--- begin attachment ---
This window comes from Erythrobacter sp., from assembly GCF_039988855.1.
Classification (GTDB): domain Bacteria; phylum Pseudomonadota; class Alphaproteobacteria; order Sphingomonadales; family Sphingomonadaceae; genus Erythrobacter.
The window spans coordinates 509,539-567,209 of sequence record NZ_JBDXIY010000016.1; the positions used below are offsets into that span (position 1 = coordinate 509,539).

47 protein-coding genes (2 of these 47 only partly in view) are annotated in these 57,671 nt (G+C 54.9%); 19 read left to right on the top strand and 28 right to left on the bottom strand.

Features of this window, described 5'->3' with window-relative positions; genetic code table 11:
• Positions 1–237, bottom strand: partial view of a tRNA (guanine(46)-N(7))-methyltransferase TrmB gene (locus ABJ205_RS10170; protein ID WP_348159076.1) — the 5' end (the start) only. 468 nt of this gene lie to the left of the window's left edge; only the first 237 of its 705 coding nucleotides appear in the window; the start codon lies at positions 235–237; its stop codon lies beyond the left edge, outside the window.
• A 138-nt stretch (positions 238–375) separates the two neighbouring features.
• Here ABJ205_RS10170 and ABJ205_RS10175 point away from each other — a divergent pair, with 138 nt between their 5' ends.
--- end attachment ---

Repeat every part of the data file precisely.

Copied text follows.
This window comes from Erythrobacter sp., from assembly GCF_039988855.1.
Classification (GTDB): domain Bacteria; phylum Pseudomonadota; class Alphaproteobacteria; order Sphingomonadales; family Sphingomonadaceae; genus Erythrobacter.
The window spans coordinates 509,539-567,209 of sequence record NZ_JBDXIY010000016.1; the positions used below are offsets into that span (position 1 = coordinate 509,539).

47 protein-coding genes (2 of these 47 only partly in view) are annotated in these 57,671 nt (G+C 54.9%); 19 read left to right on the top strand and 28 right to left on the bottom strand.

Features of this window, described 5'->3' with window-relative positions; genetic code table 11:
• Positions 1–237, bottom strand: partial view of a tRNA (guanine(46)-N(7))-methyltransferase TrmB gene (locus ABJ205_RS10170; protein ID WP_348159076.1) — the 5' end (the start) only. 468 nt of this gene lie to the left of the window's left edge; only the first 237 of its 705 coding nucleotides appear in the window; the start codon lies at positions 235–237; its stop codon lies beyond the left edge, outside the window.
• A 138-nt stretch (positions 238–375) separates the two neighbouring features.
• Here ABJ205_RS10170 and ABJ205_RS10175 point away from each other — a divergent pair, with 138 nt between their 5' ends.